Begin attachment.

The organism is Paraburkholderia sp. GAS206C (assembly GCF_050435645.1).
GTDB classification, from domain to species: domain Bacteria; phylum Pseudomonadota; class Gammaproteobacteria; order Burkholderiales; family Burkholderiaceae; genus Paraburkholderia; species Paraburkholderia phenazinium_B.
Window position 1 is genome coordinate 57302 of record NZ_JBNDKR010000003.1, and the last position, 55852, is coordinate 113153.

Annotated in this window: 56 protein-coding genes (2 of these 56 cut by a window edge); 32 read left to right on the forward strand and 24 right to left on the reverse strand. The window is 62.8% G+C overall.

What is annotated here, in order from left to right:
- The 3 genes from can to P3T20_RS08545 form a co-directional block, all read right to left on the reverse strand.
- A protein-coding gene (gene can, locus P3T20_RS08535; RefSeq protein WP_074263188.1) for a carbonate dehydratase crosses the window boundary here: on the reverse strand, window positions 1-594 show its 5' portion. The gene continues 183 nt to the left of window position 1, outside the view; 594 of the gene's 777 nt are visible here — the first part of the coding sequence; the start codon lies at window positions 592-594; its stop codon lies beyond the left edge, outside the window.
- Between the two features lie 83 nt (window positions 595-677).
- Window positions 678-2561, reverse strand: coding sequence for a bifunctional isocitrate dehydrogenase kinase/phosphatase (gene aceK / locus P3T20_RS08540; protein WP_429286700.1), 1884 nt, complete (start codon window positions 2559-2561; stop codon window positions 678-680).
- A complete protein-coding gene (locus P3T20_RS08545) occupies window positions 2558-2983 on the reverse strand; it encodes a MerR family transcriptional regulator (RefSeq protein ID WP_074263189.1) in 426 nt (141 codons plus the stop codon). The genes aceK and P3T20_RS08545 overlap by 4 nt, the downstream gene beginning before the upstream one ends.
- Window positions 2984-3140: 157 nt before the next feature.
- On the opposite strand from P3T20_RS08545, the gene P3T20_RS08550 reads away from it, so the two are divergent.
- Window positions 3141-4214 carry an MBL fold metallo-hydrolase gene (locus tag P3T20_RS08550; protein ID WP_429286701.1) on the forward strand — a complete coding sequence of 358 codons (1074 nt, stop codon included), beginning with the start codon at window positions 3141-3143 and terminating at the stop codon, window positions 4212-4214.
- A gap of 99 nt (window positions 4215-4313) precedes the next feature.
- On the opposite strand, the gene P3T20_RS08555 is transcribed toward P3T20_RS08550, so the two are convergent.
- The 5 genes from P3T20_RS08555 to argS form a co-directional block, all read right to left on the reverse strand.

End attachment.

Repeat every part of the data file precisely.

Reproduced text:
The organism is Paraburkholderia sp. GAS206C (assembly GCF_050435645.1).
GTDB classification, from domain to species: domain Bacteria; phylum Pseudomonadota; class Gammaproteobacteria; order Burkholderiales; family Burkholderiaceae; genus Paraburkholderia; species Paraburkholderia phenazinium_B.
Window position 1 is genome coordinate 57302 of record NZ_JBNDKR010000003.1, and the last position, 55852, is coordinate 113153.

Annotated in this window: 56 protein-coding genes (2 of these 56 cut by a window edge); 32 read left to right on the forward strand and 24 right to left on the reverse strand. The window is 62.8% G+C overall.

What is annotated here, in order from left to right:
- The 3 genes from can to P3T20_RS08545 form a co-directional block, all read right to left on the reverse strand.
- A protein-coding gene (gene can, locus P3T20_RS08535; RefSeq protein WP_074263188.1) for a carbonate dehydratase crosses the window boundary here: on the reverse strand, window positions 1-594 show its 5' portion. The gene continues 183 nt to the left of window position 1, outside the view; 594 of the gene's 777 nt are visible here — the first part of the coding sequence; the start codon lies at window positions 592-594; its stop codon lies beyond the left edge, outside the window.
- Between the two features lie 83 nt (window positions 595-677).
- Window positions 678-2561, reverse strand: coding sequence for a bifunctional isocitrate dehydrogenase kinase/phosphatase (gene aceK / locus P3T20_RS08540; protein WP_429286700.1), 1884 nt, complete (start codon window positions 2559-2561; stop codon window positions 678-680).
- A complete protein-coding gene (locus P3T20_RS08545) occupies window positions 2558-2983 on the reverse strand; it encodes a MerR family transcriptional regulator (RefSeq protein ID WP_074263189.1) in 426 nt (141 codons plus the stop codon). The genes aceK and P3T20_RS08545 overlap by 4 nt, the downstream gene beginning before the upstream one ends.
- Window positions 2984-3140: 157 nt before the next feature.
- On the opposite strand from P3T20_RS08545, the gene P3T20_RS08550 reads away from it, so the two are divergent.
- Window positions 3141-4214 carry an MBL fold metallo-hydrolase gene (locus tag P3T20_RS08550; protein ID WP_429286701.1) on the forward strand — a complete coding sequence of 358 codons (1074 nt, stop codon included), beginning with the start codon at window positions 3141-3143 and terminating at the stop codon, window positions 4212-4214.
- A gap of 99 nt (window positions 4215-4313) precedes the next feature.
- On the opposite strand, the gene P3T20_RS08555 is transcribed toward P3T20_RS08550, so the two are convergent.
- The 5 genes from P3T20_RS08555 to argS form a co-directional block, all read right to left on the reverse strand.